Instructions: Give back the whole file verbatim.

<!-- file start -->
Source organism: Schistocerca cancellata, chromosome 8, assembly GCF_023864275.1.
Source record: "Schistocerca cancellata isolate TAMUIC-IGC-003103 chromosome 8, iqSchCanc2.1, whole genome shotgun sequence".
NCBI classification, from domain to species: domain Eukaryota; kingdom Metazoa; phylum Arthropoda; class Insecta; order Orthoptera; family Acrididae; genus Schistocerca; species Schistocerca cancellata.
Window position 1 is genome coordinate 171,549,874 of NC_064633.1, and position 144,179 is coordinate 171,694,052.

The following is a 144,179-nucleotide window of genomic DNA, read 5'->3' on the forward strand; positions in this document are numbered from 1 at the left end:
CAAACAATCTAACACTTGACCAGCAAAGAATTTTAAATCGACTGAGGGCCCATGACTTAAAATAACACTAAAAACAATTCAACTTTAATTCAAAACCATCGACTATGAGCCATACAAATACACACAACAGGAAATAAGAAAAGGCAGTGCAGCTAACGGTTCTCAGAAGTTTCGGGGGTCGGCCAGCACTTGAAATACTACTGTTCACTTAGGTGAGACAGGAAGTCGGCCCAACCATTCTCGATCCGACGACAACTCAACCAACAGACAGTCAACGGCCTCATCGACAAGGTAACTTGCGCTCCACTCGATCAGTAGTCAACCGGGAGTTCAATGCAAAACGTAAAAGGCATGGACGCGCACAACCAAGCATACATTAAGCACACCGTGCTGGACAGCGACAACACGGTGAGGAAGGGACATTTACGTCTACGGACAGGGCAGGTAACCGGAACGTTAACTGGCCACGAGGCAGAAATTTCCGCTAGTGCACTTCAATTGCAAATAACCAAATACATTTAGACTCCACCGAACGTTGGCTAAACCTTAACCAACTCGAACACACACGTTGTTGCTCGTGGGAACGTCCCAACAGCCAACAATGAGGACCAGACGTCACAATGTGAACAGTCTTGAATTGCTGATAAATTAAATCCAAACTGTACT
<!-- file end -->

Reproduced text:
Source organism: Schistocerca cancellata, chromosome 8, assembly GCF_023864275.1.
Source record: "Schistocerca cancellata isolate TAMUIC-IGC-003103 chromosome 8, iqSchCanc2.1, whole genome shotgun sequence".
NCBI classification, from domain to species: domain Eukaryota; kingdom Metazoa; phylum Arthropoda; class Insecta; order Orthoptera; family Acrididae; genus Schistocerca; species Schistocerca cancellata.
Window position 1 is genome coordinate 171,549,874 of NC_064633.1, and position 144,179 is coordinate 171,694,052.

The following is a 144,179-nucleotide window of genomic DNA, read 5'->3' on the forward strand; positions in this document are numbered from 1 at the left end:
CAAACAATCTAACACTTGACCAGCAAAGAATTTTAAATCGACTGAGGGCCCATGACTTAAAATAACACTAAAAACAATTCAACTTTAATTCAAAACCATCGACTATGAGCCATACAAATACACACAACAGGAAATAAGAAAAGGCAGTGCAGCTAACGGTTCTCAGAAGTTTCGGGGGTCGGCCAGCACTTGAAATACTACTGTTCACTTAGGTGAGACAGGAAGTCGGCCCAACCATTCTCGATCCGACGACAACTCAACCAACAGACAGTCAACGGCCTCATCGACAAGGTAACTTGCGCTCCACTCGATCAGTAGTCAACCGGGAGTTCAATGCAAAACGTAAAAGGCATGGACGCGCACAACCAAGCATACATTAAGCACACCGTGCTGGACAGCGACAACACGGTGAGGAAGGGACATTTACGTCTACGGACAGGGCAGGTAACCGGAACGTTAACTGGCCACGAGGCAGAAATTTCCGCTAGTGCACTTCAATTGCAAATAACCAAATACATTTAGACTCCACCGAACGTTGGCTAAACCTTAACCAACTCGAACACACACGTTGTTGCTCGTGGGAACGTCCCAACAGCCAACAATGAGGACCAGACGTCACAATGTGAACAGTCTTGAATTGCTGATAAATTAAATCCAAACTGTACT